Stalin, however, is also credited with building the The Seven Sisters, comprising seven, cathedral-like structures. A defining feature of Moscow’s skyline, their imposing form was allegedly inspired by the Manhattan Municipal Building in New York City, and their style with intricate exteriors and a large central spire has been described as Stalinist Gothic architecture. All seven towers can be seen from most elevations in the city; they are among the tallest constructions in central Moscow apart from the Ostankino Tower which, when it was completed in 1967, was the tallest free-standing land structure in the world and today remains the world’s third-tallest after the Burj Dubai in Dubai and the CN Tower in Toronto.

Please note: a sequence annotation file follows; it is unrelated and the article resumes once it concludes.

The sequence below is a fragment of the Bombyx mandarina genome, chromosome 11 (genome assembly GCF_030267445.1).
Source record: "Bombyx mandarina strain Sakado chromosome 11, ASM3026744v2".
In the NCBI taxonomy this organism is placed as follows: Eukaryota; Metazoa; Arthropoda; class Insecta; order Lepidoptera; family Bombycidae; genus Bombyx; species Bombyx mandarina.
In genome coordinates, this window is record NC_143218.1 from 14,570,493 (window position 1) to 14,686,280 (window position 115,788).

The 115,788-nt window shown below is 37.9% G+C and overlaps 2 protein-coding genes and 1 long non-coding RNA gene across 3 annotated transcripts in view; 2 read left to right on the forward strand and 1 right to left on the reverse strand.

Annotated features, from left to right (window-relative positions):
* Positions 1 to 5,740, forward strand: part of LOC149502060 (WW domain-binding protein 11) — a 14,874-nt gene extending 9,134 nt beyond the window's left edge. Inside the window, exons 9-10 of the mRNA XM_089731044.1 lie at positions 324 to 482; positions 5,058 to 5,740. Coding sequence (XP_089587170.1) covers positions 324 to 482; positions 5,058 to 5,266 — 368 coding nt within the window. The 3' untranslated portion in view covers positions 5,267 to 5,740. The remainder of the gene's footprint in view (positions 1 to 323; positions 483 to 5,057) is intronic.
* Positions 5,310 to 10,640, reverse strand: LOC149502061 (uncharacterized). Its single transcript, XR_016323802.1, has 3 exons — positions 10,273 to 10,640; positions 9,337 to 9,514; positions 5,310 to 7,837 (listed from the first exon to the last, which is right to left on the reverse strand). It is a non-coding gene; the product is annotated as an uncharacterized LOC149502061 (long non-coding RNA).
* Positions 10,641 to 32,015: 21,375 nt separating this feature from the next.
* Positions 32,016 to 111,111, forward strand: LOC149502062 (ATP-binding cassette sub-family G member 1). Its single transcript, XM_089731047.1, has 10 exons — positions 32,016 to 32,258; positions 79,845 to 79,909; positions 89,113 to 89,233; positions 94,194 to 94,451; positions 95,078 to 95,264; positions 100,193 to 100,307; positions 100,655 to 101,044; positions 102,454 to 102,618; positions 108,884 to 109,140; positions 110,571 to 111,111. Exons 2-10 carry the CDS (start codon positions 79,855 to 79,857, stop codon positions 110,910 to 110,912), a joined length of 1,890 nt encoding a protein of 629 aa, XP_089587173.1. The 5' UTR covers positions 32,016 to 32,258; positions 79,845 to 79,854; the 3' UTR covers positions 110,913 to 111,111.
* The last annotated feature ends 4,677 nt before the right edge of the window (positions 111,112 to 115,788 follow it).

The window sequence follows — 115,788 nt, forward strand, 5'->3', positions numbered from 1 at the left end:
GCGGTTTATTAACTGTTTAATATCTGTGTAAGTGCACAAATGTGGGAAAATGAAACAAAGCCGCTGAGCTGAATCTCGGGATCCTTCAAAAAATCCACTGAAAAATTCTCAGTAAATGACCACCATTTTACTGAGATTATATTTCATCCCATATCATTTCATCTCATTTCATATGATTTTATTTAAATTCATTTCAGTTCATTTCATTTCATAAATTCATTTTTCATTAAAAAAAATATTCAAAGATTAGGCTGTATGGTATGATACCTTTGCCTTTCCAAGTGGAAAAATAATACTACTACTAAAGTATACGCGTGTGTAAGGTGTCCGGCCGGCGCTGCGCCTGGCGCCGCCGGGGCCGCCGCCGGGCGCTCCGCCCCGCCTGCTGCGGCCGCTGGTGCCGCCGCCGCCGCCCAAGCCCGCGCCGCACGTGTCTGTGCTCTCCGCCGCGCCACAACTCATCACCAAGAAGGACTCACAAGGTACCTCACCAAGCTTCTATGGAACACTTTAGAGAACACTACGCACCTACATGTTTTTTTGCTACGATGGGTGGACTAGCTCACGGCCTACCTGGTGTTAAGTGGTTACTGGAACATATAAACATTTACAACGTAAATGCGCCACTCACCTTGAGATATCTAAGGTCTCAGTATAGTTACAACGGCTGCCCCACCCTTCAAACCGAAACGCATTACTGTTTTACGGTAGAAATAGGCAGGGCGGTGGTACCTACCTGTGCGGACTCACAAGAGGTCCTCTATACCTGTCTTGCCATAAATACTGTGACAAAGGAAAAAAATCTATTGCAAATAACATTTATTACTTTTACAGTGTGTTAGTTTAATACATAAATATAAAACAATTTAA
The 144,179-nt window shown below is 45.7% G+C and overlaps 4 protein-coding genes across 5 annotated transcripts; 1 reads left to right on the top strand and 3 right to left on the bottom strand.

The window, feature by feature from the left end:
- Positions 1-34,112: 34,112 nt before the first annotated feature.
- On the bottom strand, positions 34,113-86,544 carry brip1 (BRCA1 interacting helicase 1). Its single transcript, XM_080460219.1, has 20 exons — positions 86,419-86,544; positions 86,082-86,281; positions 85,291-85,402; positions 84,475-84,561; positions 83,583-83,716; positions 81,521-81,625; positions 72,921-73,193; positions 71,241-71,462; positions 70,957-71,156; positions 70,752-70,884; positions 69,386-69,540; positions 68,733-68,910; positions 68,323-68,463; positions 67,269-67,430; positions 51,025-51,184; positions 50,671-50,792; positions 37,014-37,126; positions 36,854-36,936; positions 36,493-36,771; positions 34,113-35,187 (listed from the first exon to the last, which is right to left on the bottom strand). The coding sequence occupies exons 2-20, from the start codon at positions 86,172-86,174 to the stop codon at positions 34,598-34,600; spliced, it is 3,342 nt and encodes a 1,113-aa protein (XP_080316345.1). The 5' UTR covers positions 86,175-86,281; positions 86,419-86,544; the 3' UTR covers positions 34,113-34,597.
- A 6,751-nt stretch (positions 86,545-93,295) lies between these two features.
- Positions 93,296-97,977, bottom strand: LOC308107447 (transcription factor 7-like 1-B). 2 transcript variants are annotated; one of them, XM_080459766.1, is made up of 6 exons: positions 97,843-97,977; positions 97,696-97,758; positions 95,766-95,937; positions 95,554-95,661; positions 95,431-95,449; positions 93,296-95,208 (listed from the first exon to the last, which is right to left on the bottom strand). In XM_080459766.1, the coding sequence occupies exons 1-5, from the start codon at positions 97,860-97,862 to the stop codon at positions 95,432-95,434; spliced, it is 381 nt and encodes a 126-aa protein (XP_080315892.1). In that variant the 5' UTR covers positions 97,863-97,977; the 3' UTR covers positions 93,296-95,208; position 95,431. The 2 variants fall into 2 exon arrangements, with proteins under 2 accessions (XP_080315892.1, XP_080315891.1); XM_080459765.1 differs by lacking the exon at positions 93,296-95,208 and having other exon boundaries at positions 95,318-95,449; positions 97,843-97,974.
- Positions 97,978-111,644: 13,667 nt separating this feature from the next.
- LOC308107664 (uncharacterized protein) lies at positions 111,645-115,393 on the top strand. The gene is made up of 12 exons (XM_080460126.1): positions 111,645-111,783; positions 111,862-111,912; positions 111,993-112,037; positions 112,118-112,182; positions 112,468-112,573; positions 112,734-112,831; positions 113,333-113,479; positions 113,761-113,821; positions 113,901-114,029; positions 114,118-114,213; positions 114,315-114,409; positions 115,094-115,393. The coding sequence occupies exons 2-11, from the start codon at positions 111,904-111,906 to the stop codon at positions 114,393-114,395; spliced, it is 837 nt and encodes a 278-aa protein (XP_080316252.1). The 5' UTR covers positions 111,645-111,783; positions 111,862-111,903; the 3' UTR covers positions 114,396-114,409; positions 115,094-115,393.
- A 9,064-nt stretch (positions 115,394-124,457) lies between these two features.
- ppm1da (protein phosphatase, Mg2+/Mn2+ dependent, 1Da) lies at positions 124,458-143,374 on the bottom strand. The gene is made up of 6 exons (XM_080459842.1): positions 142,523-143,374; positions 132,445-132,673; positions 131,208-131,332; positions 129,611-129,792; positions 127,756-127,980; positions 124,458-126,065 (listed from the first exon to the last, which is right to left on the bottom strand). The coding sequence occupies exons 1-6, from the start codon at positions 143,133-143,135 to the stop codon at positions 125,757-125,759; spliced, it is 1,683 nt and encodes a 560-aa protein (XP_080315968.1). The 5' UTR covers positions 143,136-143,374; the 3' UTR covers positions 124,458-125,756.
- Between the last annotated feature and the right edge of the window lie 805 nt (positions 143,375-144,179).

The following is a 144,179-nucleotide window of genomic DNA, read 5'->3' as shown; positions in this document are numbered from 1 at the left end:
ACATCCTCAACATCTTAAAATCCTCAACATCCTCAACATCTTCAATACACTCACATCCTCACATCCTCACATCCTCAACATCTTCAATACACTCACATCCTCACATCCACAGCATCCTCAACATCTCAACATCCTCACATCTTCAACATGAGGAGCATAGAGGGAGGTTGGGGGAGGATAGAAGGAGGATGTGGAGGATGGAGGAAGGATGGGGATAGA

The Soviet policy of providing mandatory housing for every citizen and his or her family, and the rapid growth of the Muscovite population in Soviet times, also led to the construction of large, monotonous housing blocks, which can often be differentiated by age, sturdiness of construction, or ‘style’ according to the neighbourhood and the materials used. Most of these date from the post-Stalin era and the styles are often named after the leader then in power (Brezhnev, Khrushchev, etc) and they are usually ill-maintained.